words Julian WorrallHaving an entire country as your sandpit often gives tyrants delusions of architecture. North Korea’s dictator has even put his theories on paper. Julian Worrall found a copy.
The dictatorial personality often displays an obsessive fascination with architecture. Architecture promises compensation for the insufficiencies of worldly power; it offers something concrete. In the 20th century, no dictator worth his salt neglected architecture. Hitler tinkered with his model of Berlin even as the Red Army closed in; Mussolini imagined a second Imperial Rome in ferroconcrete; Saddam Hussein built palaces on the banks of the Tigris. Most of these dreams are now ruins, and the dreamers are mostly dead. But one old-school tyrant lives on in his fortified private dominion — Kim Jong Il, North Korea’s “Dear Leader”. What grand architectural visions fill his cities and his dreams?
In 1991 he wrote On Architecture, a 170-page treatise detailing the nature and role of architecture in the North Korean state. Available in English in obscure corners of the internet, it presents a fascinating insight into the peculiar imagination of someone for whom society has the malleability of an intricate scale model.
The document has four sections: Architecture and Society details architecture’s significance and role; Architecture and Creation sets out design principles; Architecture and Formation discusses aesthetic theory; and Architecture and Guidance covers the architect’s qualifications. Much of the content is unsurprising. Stock soundbites from the Marxist-Leninist playbook are sprinkled across every page — architecture must maintain a “revolutionary outlook”; architects must display “party loyalty” and avoid “decadent reactionary bourgeois” design. Architecture, like everything else in the totalitarian state, must be “revolutionary”.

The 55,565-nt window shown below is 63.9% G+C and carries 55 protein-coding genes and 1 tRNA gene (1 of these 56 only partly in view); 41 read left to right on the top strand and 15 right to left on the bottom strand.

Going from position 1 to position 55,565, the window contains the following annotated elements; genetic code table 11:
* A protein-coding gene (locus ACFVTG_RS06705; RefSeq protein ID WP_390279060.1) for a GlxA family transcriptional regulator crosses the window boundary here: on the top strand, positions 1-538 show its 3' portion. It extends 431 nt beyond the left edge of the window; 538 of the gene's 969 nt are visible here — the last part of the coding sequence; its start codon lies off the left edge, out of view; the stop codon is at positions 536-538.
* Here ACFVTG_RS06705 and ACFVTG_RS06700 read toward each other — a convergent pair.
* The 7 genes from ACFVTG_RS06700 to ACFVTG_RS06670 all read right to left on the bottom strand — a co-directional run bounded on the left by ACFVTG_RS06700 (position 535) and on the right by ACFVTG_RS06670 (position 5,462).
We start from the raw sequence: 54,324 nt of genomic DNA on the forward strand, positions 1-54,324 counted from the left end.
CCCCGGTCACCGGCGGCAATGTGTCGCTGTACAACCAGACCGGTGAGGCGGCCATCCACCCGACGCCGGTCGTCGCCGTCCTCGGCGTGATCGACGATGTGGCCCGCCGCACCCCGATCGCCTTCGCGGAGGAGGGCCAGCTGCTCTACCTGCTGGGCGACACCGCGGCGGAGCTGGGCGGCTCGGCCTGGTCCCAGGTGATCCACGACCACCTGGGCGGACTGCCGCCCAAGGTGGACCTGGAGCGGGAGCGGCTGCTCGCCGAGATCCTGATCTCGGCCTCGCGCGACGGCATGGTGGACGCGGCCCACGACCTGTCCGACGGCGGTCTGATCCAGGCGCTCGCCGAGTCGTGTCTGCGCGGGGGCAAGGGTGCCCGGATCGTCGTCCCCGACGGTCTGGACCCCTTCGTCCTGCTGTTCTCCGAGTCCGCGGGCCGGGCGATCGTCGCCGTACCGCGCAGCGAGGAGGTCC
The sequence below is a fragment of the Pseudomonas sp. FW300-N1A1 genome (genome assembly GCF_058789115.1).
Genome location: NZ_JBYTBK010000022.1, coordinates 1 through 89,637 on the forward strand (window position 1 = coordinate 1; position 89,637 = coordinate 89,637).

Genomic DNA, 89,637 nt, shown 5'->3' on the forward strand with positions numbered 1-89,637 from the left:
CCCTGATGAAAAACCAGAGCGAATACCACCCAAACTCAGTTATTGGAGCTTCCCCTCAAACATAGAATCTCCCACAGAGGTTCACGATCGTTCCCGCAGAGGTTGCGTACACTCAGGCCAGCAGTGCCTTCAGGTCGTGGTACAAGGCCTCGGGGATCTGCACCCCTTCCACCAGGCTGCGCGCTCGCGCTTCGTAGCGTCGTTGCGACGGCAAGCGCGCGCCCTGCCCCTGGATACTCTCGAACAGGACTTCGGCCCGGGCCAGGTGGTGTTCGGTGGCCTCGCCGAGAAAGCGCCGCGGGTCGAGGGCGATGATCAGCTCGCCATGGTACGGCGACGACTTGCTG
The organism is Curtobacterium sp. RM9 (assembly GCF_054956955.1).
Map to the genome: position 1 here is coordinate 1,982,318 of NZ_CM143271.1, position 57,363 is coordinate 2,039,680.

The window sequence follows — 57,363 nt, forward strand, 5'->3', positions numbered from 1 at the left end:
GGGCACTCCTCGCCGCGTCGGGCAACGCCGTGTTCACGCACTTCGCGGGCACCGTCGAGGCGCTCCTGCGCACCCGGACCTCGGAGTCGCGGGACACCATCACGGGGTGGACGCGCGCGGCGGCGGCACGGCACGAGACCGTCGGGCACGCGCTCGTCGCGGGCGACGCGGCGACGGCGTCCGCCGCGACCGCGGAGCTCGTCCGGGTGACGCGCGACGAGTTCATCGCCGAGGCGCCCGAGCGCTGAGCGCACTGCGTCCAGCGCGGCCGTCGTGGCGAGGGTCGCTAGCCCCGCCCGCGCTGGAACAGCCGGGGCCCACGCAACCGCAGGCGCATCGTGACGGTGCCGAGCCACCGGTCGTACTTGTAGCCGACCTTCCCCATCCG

What is surprising is the proliferation of statements that wouldn’t be out of place in any introductory course on architectural history and theory. For Kim Jong Il, architecture is a “product of social history”; it is a “mixed art”, in which “variety” and “harmony” are essential; and it must “combine national characteristics and modernity appropriately” — a sentiment not far from critical regionalism. There are detailed discussions of the relation between utility and beauty. The work even anticipates the bureaucratic jargon of “creative industries”: architects in North Korea are “creative workers” too, except that here the basic creative principle is to “regard the leader’s plan and intentions as absolute.“
This all culminates in the formulation of a theory of “juche architecture”. Juche is the central idea of the North Korean form of isolationist communism. Roughly translated as “self-reliance” and “independence”, juche was an invention of Kim Jong Il’s father, Kim Il Sung, and has political, economic and military aspects. Kim Jong Il liberally reinterprets these attributes within the field of architecture as meaning “people-centred”, in other words devoted to meeting “the masses’ aspirations and demands”. These “demands” are fairly elementary, namely “convenience, cosiness, beauty, and durability”. Heady stuff this, though hardly unique to North Korea, or particularly revolutionary. Kim’s claim that juche architecture’s “content is socialist, and its form is national” is standard for the popular revolutions of the 20th century.
An example of what this amounts to in formal terms can be found in the Grand People’s Study House, a building of a vaguely neoclassical plan surmounted by 34 traditional Korean “saddle roofs” and finished in green tiles. Here, as elsewhere in Asia, national character is all in the roof. But Kim goes on to argue that “the real beauty of architecture lies not in its external form, but in its content”. Could this be, in 1991, an anticipation of Rem Koolhaas?
Kim shares the fondness of his fellow dictators for symbolic excess, as symbolic gestures provide “the best visual and lasting means of conveying the leader’s achievements and his greatness to posterity.” Whole chapters are devoted to monumental design and symbolism. Pyongyang, according to Kim the most beautiful city in the world, and his personal sandpit, has been showered with monuments. A statue of Kim Il Sung adorns a hilltop; an Arch of Triumph straddles a major boulevard; the Tower of the Juche Idea, resembling the Washington monument, sits on a central axis. But probably the most ambitious monumental structure in Pyongyang is the 105-storey, 330m Ryugyong Hotel. Unfinished and abandoned since 1992, its pyramidal form has towered over the city for nearly two decades, yet it doesn’t rate a mention. The symbolism here doesn’t play well for the revolution.